The clock stops at 23:59

The leap in the chorus that caps the short opening run was what got me thinking that Mitsubachi to Kagakusha sounded like something I had heard before, and I eventually narrowed it down. The full length version of MtK creates quiet verses and fuller choruses by adding and subtracting instruments, but Maaya’s voice sounds rather plain, just like in Saigo no Kajitsu. In the context of easy listening, I put less weighting on technique and more on the creation of casual and sunny, the latter being very important considering how this season’s first snowstorm will amplify the terribleness of drivers, with obvious effects on traffic.

Saigo no Kajitsu has grown on me a bit, especially now that the audio is less washy. Maaya still comes off as a bit dry, especially in that supposedly fragile section just before the recapitulation because she breaks her phrases to draw air. Is that where the instrumental layering is supposed to come in? I have no problem with layers – it was the Baroque era’s primary way of creating texture as well as dynamic contrast – but I find that the balance of power is being carried by the accompaniment, masking Maaya’s mostly decent effort (although not against the bar she has set in the past).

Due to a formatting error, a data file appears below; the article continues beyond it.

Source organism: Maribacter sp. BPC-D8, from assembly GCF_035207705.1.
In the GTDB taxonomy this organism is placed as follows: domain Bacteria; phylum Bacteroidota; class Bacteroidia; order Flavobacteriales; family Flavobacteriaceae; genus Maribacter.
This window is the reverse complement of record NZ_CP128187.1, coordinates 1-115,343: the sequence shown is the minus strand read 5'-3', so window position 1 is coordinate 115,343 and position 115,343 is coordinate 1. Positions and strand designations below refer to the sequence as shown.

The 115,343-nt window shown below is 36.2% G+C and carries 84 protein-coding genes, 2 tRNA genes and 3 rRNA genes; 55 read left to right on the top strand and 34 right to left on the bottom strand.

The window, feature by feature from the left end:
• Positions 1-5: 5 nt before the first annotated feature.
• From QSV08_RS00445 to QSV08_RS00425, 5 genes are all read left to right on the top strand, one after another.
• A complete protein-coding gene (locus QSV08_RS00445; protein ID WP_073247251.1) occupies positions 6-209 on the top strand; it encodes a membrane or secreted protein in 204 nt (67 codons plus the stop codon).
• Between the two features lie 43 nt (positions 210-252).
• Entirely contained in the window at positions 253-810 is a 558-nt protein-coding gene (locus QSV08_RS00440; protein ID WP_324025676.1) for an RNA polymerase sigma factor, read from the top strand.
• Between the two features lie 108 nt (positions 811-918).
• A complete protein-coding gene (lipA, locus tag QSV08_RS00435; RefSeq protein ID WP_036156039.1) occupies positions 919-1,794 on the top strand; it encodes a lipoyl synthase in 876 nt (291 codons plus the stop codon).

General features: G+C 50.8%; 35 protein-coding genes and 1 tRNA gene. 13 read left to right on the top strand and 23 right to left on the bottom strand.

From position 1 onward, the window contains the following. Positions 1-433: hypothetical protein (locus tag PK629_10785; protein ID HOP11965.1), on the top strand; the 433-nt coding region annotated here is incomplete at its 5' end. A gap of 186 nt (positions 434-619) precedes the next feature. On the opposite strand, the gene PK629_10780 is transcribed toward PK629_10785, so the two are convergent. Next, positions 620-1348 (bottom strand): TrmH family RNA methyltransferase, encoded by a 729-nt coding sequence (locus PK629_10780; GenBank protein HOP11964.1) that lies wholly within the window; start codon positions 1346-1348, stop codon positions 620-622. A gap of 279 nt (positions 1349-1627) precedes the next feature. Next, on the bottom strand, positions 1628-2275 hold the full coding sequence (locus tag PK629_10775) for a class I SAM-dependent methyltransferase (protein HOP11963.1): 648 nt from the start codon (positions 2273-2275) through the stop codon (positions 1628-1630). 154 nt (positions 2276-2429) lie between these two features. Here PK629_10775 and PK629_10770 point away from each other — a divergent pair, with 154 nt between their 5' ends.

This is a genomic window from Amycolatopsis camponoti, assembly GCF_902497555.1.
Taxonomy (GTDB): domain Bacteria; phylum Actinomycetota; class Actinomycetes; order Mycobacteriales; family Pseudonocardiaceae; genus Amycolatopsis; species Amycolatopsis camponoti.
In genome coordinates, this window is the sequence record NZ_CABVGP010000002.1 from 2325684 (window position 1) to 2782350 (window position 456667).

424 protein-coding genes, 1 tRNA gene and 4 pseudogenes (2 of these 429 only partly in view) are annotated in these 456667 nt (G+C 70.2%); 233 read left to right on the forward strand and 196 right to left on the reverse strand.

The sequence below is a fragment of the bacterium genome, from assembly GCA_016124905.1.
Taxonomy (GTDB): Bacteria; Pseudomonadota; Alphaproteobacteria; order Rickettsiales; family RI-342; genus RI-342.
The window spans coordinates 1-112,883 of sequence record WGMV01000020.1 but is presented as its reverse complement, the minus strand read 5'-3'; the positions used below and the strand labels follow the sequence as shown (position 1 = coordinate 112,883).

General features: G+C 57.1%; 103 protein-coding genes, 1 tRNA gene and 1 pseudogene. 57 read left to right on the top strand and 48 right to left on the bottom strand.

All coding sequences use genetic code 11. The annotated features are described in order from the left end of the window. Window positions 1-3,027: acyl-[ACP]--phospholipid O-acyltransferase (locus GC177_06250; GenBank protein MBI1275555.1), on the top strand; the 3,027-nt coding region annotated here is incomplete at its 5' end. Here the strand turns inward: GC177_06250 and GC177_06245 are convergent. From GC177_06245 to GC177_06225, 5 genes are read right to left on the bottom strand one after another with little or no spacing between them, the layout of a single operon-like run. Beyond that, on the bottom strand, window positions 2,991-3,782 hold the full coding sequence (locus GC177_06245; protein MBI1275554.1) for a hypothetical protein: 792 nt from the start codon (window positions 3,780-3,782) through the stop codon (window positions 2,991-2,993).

Yui Makino’s synchronicity single is the other half of the OP/ED pair, and the title track is typical Yuki Kajiura, who did the composition. An informal rule of thumb is that anything that juxtaposes alto-soprano choir, electronic, rock, and piano is worth consideration. A corollary of this rule is that pretty much everything composed by Yuki Kajiura is worth consideration.

Some pieces are more compelling than others, but the subset of standout vocal tracks are infused with a good dose of the dramatic appropriate of her operatic influences. What sets those apart is really the vocal performance. In short, Yuuka Nanri is a better vocalist than Yui Makino. At first glance, they have a similar sound in this song’s range, and they are both proficient singers, but Yuuka has more depth. The more I think about it (instead of going to bed), the more convinced I am that just slotting in Yuuka would make synchronicity a more nuanced song.

Amrita -Hikigatari- is like the lounge ballad style she employed in her songs for Aria. Nice contrast gliding in and out of the fragile but airy voice to a fuller sound.

Finding synchronicity was really just a coincidence, but given the footprint it leaves, it was a happy coincidence.